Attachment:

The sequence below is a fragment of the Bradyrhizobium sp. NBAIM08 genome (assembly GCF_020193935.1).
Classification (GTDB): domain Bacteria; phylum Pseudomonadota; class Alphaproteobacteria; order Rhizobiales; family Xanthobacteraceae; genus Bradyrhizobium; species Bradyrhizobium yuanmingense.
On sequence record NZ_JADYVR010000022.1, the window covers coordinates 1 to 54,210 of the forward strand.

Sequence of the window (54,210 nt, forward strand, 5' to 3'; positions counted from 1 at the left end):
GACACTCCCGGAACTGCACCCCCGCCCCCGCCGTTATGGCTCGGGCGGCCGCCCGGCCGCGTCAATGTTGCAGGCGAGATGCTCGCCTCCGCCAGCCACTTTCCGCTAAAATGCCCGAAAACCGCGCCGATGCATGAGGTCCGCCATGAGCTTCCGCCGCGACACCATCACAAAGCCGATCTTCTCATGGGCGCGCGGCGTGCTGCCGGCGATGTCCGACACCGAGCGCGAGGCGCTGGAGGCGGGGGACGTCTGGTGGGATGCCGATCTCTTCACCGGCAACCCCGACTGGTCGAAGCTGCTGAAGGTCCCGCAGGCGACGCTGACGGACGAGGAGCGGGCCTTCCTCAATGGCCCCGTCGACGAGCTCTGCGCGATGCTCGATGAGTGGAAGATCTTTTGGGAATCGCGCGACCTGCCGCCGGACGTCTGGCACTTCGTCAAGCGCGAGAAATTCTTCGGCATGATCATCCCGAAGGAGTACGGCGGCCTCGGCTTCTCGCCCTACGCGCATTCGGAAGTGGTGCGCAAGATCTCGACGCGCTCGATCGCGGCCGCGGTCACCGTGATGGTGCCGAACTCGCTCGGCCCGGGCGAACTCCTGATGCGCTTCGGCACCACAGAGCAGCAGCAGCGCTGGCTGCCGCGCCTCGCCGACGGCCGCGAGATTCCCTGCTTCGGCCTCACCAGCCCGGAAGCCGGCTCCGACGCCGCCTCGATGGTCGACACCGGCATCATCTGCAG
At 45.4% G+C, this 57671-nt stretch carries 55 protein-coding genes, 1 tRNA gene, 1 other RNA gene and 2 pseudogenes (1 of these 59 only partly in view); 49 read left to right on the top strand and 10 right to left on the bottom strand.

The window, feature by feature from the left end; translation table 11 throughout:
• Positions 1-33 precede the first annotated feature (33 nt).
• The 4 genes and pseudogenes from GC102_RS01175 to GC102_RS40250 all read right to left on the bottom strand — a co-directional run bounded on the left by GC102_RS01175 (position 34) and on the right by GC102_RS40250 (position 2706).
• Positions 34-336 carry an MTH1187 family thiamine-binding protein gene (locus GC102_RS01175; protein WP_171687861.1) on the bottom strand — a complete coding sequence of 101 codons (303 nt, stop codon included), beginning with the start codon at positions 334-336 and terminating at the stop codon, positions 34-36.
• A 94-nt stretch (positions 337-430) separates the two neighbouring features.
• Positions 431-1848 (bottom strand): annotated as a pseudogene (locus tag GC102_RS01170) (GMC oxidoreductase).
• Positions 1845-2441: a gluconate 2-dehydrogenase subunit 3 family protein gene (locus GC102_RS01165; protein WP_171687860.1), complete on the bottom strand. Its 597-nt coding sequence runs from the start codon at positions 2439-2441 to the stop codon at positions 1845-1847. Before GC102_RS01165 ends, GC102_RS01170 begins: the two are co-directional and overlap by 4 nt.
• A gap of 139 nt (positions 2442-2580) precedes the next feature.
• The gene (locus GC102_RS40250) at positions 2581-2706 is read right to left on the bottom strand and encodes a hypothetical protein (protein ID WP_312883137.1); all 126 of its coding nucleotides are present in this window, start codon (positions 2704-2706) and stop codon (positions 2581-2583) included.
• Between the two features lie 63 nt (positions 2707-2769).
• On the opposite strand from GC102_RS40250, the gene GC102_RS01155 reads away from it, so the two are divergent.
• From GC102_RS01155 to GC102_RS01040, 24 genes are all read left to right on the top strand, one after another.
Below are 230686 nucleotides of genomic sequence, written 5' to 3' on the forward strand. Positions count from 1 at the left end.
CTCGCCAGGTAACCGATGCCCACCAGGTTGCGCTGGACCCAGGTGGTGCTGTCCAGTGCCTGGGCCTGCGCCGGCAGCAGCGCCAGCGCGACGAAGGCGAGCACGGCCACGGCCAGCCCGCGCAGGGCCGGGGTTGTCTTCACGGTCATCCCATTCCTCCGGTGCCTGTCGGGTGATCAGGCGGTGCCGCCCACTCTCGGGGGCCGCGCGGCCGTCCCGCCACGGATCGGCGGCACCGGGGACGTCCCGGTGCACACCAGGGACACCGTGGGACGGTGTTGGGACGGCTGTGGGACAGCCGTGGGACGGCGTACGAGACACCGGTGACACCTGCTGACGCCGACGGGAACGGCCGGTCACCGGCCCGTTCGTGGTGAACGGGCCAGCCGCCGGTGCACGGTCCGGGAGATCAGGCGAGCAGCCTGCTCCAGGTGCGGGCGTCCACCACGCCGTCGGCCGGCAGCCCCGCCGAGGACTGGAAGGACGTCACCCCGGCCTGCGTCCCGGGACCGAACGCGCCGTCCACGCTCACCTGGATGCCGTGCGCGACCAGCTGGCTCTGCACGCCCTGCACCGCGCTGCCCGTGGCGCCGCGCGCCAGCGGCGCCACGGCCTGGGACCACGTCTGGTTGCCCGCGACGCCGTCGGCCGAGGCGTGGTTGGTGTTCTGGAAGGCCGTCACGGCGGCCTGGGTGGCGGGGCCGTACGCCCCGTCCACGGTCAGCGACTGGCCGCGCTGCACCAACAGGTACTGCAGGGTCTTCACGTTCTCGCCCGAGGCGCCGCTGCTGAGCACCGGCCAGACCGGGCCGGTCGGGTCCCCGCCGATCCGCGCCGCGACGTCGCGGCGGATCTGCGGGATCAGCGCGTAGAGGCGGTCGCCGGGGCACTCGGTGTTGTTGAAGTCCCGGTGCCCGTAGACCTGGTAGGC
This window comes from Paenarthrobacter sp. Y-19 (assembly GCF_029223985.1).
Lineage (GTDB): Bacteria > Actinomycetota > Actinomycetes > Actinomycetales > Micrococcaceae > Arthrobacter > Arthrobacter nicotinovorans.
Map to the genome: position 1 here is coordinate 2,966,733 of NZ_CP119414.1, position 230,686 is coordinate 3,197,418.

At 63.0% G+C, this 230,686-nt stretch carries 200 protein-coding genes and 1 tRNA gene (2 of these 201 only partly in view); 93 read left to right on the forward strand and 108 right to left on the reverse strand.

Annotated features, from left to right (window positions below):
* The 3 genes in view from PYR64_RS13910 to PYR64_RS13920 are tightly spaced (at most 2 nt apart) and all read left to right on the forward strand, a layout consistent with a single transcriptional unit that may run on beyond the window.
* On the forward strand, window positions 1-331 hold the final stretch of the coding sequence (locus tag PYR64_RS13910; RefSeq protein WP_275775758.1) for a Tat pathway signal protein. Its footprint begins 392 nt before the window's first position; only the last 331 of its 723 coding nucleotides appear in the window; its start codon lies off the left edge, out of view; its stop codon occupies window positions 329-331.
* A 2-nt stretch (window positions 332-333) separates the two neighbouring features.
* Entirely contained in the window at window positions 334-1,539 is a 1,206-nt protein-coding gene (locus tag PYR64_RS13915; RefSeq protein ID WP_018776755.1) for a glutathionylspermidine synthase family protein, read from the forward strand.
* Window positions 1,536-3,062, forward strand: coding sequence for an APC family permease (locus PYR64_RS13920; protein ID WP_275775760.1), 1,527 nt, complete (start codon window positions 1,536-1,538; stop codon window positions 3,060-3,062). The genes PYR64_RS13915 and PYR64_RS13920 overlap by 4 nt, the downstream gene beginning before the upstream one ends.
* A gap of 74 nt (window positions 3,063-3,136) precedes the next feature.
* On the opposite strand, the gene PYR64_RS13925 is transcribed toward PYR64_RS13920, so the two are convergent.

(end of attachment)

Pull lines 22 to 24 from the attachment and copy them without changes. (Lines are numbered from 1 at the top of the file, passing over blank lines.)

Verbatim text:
Lineage (GTDB): Bacteria > Actinomycetota > Actinomycetes > Actinomycetales > Micrococcaceae > Arthrobacter > Arthrobacter nicotinovorans.
Map to the genome: position 1 here is coordinate 2,966,733 of NZ_CP119414.1, position 230,686 is coordinate 3,197,418.

At 63.0% G+C, this 230,686-nt stretch carries 200 protein-coding genes and 1 tRNA gene (2 of these 201 only partly in view); 93 read left to right on the forward strand and 108 right to left on the reverse strand.